The digital age 





























Graham Bright, the Head of Compliance and Operations at Euro Exim Bank, gives his thoughts on the digital challenges facing financial institutions post-crisis The current pandemic-induced crisis is yet to reach its peak and is leaving a trail of personal and economic destruction. What does this mean for the fintech in terms of opportunities and which sectors will emerge? The COVID crisis has had a profound impact on the credit market with many lenders withdrawing mortgage products and tightening risk policy. But with short term removal of stamp duty on house sales, demand for credit is returning and presenting a real opportunity for product diversification and disruption for traditional lenders. Alternative finance providers, underpinned by innovative financial technology, have seen significant increases in client base and ability to make faster lending decisions. Digital services have created channels to marketplaces of financial services that customers can dip in and out of according to their current needs and future plans, whether this be a savings account or car insurance, accessing the most suitable product from an expansive portfolio selection. This enables all players in the financial ecosystem to offer sustainable services which are crucial for customer retention and with opportunities for up and cross-selling. The pandemic has highlighted again that the holy grail for financial services is being able to attract, add value and retain customers in a cohesive way. Core to all of this is technology, the digital savvy consumer and partnerships – with these three ingredients financial services companies can meet client expectations and create enduring long-term strategies for success. The future of payments was already transforming, as new entrants enable the market with new technologies; such as contactless payment, NFC enabled smartphones, cloud-based PoS, and digital wallets. How do you see this trend continuing? Technology is impacting payments in two ways. First, it’s creating demand for a very different type of payment network. But also, it’s creating the toolkit with which banks and payment providers can create a much better payment model globally. In that new world, only the most fast-adapting innovative organisations, whether they’re banks or payment companies, will succeed, leaving slower companies behind. The change in payments has only just begun and those organisations that lack the agility to adapt at speed to the transformation to come, risk being left behind. Dependency on fiat currencies such as USD and Euro will reduce, where more nation-states are interested to launch their own digital currencies to retain control of economic policy. Regulators will step up their powers to police the payments process with harsh penalties forcing international consensus and standardisation on data privacy, greater roll-out of digital ID, improved financial inclusion and more global inter-connected payments networks. As usage of cheques and cash diminish, cross-border transactions facilitating trade, with real-time payments will become the norm, with change coming faster than ever. There is an awareness of the need for financial inclusion in rural and remote areas of countries. Indeed, the World Bank says globally 1.7 billion adults remain unbanked, yet two-thirds of them own a mobile phone that could help them access financial services. How do you see digital technology as an enabler to bring people into the financial system? Digital technology is not only the enabler but the vital component to bring financial services finally to the masses at an affordable price point and applications fit for the 21st century. And this is not just about payments, but providing real financial inclusion, with access to cost-effective investment, pensions, deposits, loans, insurance, mortgages, especially in economies where loans are not collateral backed. What is the impact of the US election on fintech and global trade? As the sun sets on Trumps ‘America first’ isolationism and nationalism stance, a Democratic Biden presidency may just be the provider of renewed economic stimulus, trade collaboration and diplomacy that the world needs in these challenging times. We expect more investment, with a desire to eliminate inefficiency, opening new trade opportunities in a collaborative approach with alliances and long-term mutual benefit. Throughout the COVID pandemic, fintechs have shown that they are not just disrupters but robust, dependable and invaluable players in the financial system. Is it time for a re-think in the way we describe technology-led financial services firms? It took an earlier financial crisis to see the emergence of fintech companies. From 2008 it was necessary to improve processes, providing systems which afforded a better view of credit, tighter security, more control over automated dealing systems, and above all oversight, new entrants were able to scope what the financial world should be, even if the incumbent players were playing catch up. However, the finance sector still needs ‘significant events’ to spark firms to review, budget, and implement new technologies. A financial services firm without capacity, cash flow, connectivity, loyal client base and trusted digital apps is not viable in today's dynamic, regulation filled, non-standard world. It is important to consider how the current crisis will impact society for years to come. What are your thoughts on the digital challenges facing financial institutions? Our lives will never be the same. Use of credit cards and on-line access for home-based workers and the public in general has increased, whilst the acceptance of cash has markedly declined. The digital age has opened more opportunities for development and growth than ever before, and this has to be embraced by financial firms and their clients to ensure long term sustainability. As the high street is decimated, large chains going into administration and liquidation, the primary cause of failure seems to be the lack of foresight in assessing the impact of going digital with on-line internet channels, investment in digital delivery and blindness to the changes in consumer buying habits. For banks, branches are in decline, and the momentum to supply fast, trusted mobile and smart phone apps, with the ever-present threat of bad reviews on social media. This makes the role of IT and roll out of digital strategy all the more pertinent, with the necessity to improve speed, access and cost of payment mechanisms to meet burgeoning unprecedented consumer demand. This demand also challenges the banks to adopt a new mindset, business approach and innovative technologies to take their services to the next level. Success in tackling these challenges relies on customer trust and loyalty, where key factors to consider include: Constantly changing customer expectations Ability to switch brand, bank, supplier etc in moments Variety of digital platforms transforming consumer choice and spending Major challenges to implementing successful financial projects include adherence to complex regulations which constrain large-scale transformation initiatives, rethinking the workforce of the future, the talent pool, and traditional risk-averse cultures clashing with high-risk pursuit of innovation. Financial institutions are all too aware that digital transformation is no longer a ‘nice to have’ but a critical enabler of a financial institution’s strategy. The ultimate success of digital strategy must be a board-led process designed to achieve both business and organizational transformation. By revisiting business models, focusing on customer needs, experience and preferences, constantly rethinking the brand, and delivering new opportunities through digital channels, linked with evolving the corporate culture, embracing remote and new ways of working, and building capabilities and alliances around ecosystems that are truly suited to our new normal, institutions can safeguard their business and look forward to long term sustainability.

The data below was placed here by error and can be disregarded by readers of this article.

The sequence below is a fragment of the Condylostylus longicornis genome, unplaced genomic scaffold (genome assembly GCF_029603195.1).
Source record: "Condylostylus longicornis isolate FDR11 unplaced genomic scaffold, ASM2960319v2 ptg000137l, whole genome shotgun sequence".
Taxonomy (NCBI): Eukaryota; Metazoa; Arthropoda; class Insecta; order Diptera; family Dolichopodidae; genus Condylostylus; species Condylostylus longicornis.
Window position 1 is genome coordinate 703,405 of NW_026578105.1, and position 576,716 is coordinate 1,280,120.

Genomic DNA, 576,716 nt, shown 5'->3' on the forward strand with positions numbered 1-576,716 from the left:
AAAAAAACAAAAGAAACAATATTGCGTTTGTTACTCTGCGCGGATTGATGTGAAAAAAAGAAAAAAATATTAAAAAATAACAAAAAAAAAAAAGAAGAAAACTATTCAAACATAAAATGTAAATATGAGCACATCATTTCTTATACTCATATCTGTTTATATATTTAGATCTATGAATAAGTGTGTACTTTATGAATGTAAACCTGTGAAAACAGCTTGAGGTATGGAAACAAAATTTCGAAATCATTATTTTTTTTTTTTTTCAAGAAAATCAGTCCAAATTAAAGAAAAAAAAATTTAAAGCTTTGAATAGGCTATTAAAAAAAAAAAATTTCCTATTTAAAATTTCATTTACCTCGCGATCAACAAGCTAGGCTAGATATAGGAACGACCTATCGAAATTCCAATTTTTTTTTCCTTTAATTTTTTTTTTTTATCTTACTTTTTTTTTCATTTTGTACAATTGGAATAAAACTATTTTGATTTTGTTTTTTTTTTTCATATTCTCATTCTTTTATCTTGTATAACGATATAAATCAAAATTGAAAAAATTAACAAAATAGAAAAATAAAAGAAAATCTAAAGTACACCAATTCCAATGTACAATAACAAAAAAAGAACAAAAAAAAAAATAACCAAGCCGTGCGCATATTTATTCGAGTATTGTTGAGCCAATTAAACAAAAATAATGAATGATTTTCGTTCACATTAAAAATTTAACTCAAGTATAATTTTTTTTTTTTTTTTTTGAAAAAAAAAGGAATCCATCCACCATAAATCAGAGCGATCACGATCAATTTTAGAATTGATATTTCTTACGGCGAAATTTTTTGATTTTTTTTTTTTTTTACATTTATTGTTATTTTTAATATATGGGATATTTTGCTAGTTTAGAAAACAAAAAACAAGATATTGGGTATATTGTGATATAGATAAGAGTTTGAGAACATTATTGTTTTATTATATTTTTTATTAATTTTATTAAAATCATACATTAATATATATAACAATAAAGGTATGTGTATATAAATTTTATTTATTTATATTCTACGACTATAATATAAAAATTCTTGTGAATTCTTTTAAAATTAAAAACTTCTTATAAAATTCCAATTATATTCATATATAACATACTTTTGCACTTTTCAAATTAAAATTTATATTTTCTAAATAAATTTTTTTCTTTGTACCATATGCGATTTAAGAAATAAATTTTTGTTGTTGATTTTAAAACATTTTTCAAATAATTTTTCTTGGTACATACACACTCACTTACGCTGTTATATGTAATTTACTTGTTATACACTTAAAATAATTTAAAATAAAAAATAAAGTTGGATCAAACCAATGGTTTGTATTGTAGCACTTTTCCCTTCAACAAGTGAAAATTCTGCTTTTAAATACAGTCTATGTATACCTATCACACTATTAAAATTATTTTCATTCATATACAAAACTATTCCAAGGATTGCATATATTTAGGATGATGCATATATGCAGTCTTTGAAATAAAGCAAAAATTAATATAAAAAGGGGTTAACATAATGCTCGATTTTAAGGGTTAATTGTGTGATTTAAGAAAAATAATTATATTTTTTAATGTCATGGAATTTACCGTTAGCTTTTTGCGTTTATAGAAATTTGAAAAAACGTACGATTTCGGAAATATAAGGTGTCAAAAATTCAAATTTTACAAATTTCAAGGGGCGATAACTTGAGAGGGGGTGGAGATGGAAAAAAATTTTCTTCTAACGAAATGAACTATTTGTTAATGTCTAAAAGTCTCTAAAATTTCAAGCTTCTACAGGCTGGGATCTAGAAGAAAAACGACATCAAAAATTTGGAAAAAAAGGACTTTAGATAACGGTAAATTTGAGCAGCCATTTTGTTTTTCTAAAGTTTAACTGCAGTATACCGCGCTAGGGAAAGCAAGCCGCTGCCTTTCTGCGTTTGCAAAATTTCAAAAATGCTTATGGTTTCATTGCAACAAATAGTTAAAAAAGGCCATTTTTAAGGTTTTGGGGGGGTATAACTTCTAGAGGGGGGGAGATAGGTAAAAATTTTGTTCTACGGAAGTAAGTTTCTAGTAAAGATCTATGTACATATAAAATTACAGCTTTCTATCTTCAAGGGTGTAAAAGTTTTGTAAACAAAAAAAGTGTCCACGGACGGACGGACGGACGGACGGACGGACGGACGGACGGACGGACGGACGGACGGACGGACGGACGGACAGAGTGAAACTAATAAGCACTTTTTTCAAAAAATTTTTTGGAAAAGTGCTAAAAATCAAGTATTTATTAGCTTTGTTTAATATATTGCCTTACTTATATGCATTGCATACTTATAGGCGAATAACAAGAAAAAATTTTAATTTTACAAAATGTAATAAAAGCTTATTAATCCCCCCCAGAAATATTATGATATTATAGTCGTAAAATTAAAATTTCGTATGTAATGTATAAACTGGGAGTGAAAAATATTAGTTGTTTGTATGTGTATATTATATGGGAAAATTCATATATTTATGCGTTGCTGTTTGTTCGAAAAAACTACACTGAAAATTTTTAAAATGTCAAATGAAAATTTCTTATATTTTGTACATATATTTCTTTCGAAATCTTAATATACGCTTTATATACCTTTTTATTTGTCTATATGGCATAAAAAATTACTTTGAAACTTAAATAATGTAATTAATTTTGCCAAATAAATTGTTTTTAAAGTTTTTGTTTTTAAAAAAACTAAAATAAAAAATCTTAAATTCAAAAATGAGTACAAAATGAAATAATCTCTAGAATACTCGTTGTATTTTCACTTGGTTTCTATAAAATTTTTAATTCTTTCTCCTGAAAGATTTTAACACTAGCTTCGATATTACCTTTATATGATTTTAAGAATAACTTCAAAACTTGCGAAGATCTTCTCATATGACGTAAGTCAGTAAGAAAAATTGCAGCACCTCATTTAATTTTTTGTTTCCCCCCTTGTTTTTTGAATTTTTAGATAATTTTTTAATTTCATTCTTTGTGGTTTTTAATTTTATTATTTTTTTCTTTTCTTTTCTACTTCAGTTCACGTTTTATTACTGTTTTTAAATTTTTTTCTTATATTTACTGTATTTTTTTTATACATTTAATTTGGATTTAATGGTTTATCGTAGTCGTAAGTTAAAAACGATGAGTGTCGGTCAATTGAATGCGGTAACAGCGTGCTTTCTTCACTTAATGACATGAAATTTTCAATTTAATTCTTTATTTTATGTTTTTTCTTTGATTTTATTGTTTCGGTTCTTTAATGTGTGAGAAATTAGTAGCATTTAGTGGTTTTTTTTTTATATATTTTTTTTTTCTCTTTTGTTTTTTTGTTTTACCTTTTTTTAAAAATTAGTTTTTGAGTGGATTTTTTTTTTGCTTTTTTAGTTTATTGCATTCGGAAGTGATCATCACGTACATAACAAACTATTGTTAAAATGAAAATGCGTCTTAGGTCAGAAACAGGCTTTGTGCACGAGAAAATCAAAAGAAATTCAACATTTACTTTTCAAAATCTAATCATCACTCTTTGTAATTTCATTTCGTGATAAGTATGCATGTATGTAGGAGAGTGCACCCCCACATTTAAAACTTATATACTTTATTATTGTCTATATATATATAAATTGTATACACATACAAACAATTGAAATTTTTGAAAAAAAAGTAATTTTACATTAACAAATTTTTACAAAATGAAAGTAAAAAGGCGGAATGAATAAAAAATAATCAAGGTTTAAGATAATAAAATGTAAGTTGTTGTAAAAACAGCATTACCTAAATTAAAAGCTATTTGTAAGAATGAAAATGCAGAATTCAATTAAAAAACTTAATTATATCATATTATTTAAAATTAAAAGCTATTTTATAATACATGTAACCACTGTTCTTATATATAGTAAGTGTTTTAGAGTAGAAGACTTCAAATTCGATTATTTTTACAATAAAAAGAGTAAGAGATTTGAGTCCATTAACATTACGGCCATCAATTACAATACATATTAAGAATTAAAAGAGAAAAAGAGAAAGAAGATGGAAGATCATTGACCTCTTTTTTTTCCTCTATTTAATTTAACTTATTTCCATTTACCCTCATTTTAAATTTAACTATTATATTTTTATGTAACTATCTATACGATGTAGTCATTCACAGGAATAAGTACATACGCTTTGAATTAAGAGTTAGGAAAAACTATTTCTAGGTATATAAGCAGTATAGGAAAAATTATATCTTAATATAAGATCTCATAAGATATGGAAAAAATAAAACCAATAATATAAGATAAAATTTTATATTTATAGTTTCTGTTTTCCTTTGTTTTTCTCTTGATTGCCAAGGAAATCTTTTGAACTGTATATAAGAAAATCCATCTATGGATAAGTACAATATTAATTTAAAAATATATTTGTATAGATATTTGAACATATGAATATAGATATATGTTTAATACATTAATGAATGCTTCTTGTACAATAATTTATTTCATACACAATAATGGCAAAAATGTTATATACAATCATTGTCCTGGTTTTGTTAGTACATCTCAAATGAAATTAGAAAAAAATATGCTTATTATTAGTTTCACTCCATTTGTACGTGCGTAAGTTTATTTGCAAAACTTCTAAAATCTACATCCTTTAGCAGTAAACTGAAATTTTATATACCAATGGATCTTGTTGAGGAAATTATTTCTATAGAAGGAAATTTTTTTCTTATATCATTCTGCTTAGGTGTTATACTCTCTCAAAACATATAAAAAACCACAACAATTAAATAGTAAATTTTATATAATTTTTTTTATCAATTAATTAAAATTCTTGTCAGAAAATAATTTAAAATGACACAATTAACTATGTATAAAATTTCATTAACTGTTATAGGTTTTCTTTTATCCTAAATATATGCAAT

Our lives will never be the same. Use of credit cards and on-line access for home-based workers and the public in general has increased, whilst the acceptance of cash has markedly declined